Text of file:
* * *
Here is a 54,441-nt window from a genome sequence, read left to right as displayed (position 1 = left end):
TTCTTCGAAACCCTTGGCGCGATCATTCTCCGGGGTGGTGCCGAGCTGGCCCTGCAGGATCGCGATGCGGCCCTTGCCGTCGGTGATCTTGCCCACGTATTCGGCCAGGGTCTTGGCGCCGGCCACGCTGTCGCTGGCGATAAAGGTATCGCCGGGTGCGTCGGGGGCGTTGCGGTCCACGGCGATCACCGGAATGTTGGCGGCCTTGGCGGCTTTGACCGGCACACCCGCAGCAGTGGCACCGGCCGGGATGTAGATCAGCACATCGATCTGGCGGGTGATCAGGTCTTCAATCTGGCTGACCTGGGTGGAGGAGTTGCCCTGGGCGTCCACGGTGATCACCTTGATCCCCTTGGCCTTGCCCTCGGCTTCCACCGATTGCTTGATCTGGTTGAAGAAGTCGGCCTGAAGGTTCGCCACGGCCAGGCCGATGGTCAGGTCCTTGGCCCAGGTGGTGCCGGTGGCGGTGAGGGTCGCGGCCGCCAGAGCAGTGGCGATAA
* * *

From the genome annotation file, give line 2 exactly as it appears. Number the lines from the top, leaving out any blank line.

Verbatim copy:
TTCTTCGAAACCCTTGGCGCGATCATTCTCCGGGGTGGTGCCGAGCTGGCCCTGCAGGATCGCGATGCGGCCCTTGCCGTCGGTGATCTTGCCCACGTATTCGGCCAGGGTCTTGGCGCCGGCCACGCTGTCGCTGGCGATAAAGGTATCGCCGGGTGCGTCGGGGGCGTTGCGGTCCACGGCGATCACCGGAATGTTGGCGGCCTTGGCGGCTTTGACCGGCACACCCGCAGCAGTGGCACCGGCCGGGATGTAGATCAGCACATCGATCTGGCGGGTGATCAGGTCTTCAATCTGGCTGACCTGGGTGGAGGAGTTGCCCTGGGCGTCCACGGTGATCACCTTGATCCCCTTGGCCTTGCCCTCGGCTTCCACCGATTGCTTGATCTGGTTGAAGAAGTCGGCCTGAAGGTTCGCCACGGCCAGGCCGATGGTCAGGTCCTTGGCCCAGGTGGTGCCGGTGGCGGTGAGGGTCGCGGCCGCCAGAGCAGTGGCGATAA